Any coercive fundraising is unacceptable phenomenon in health care facilities. Equally,  charitable contributions cannot be mandatory payments. In addition, the website  of each oblast department should post compulsory information on the availability and cost of medicines and medical products acquired with funds of the State Budget of Ukraine, local budgets and other sources in health care facilities in Ukraine. That is, every Ukrainian can check whether there is the necessary medicine provided at no cost to patients in the health care facility and to see the cost at which specific medicines were purchased. It can be easily done online, even without leaving home. Regional departments should also monitor residual medicines and vaccines in each health care facility in the oblast and, if necessary, promptly redistribute them between the facilities.

An electronic residual medicines management system will be developed. This platform will enable to establish the process of monitoring residual medicines in hospitals and make information about medicines completely open and actually accessible to patients.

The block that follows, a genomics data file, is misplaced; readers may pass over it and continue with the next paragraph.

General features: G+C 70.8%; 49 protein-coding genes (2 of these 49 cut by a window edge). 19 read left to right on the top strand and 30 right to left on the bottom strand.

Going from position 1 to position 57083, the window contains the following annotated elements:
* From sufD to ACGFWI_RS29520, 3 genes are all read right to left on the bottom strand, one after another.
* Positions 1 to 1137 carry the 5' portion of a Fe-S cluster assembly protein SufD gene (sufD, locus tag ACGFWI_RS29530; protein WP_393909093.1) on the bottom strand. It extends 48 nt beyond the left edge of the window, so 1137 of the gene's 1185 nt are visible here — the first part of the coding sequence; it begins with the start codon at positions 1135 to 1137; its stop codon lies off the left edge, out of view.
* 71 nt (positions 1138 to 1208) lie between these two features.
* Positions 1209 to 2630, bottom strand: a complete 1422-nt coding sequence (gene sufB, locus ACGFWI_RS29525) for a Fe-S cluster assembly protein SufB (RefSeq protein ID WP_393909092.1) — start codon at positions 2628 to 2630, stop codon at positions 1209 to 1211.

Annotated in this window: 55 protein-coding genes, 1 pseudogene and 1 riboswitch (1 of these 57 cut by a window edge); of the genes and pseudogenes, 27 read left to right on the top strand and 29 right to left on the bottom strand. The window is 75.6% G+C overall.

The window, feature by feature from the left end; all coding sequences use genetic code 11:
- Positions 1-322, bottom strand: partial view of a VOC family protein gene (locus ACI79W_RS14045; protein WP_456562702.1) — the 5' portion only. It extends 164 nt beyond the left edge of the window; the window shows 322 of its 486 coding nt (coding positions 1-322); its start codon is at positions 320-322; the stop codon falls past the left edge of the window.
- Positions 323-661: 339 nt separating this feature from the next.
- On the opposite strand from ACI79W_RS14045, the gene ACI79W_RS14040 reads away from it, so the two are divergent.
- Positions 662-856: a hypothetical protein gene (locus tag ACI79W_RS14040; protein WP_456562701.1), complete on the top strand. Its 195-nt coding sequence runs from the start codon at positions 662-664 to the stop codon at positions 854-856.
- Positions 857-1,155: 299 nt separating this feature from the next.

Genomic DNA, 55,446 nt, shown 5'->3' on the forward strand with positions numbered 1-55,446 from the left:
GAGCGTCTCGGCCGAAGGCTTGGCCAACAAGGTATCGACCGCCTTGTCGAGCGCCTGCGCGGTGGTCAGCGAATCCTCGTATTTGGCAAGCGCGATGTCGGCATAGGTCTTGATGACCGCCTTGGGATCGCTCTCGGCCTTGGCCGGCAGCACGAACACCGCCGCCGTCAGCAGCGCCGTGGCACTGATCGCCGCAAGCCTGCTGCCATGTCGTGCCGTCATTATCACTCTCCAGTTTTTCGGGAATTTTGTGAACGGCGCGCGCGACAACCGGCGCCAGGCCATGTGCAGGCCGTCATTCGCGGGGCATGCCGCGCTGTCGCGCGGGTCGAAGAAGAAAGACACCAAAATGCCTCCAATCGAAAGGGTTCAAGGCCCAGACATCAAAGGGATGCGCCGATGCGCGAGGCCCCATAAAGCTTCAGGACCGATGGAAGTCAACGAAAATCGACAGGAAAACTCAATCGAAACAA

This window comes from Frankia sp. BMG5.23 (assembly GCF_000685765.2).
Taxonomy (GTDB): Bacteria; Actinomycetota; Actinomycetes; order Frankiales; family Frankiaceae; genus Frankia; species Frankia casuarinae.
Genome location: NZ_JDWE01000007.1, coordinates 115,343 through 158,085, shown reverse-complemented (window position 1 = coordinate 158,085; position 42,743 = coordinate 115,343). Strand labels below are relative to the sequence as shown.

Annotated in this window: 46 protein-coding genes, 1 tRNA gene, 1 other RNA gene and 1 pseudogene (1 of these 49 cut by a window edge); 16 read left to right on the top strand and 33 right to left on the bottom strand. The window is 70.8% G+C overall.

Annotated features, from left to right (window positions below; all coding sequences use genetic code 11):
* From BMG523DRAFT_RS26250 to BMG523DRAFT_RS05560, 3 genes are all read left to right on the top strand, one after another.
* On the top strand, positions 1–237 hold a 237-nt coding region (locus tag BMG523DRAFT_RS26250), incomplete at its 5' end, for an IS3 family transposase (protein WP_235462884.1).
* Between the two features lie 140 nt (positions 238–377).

The Ministry of Health of Ukraine continues to fight corruption systematically in health care. Our goal is to create a new ecosystem in which the very causes of corruption will be impossible due to understandable, transparent, clear and honest new rules and procedures that are the same on all.

 

ABSOLUTELY ALL VACCINES BY THE NATIONAL IMMUNIZATION SCHEDULE ARE AVAILABLE

Vaccines by the National Immunization Schedule are the only reliable protection against 10 infectious diseases: hepatitis B, tuberculosis, measles, mumps, rubella, diphtheria, tetanus, pertussis, poliomyelitis and HIB infections. Vaccines are qualitative and effective, and have WHO prequalification, which is a quality assurance of the most authoritative organization in the area of health globally.

Vaccines for Ukraine financed from the State Budget are procured by the United Nations Children's Fund (UNICEF).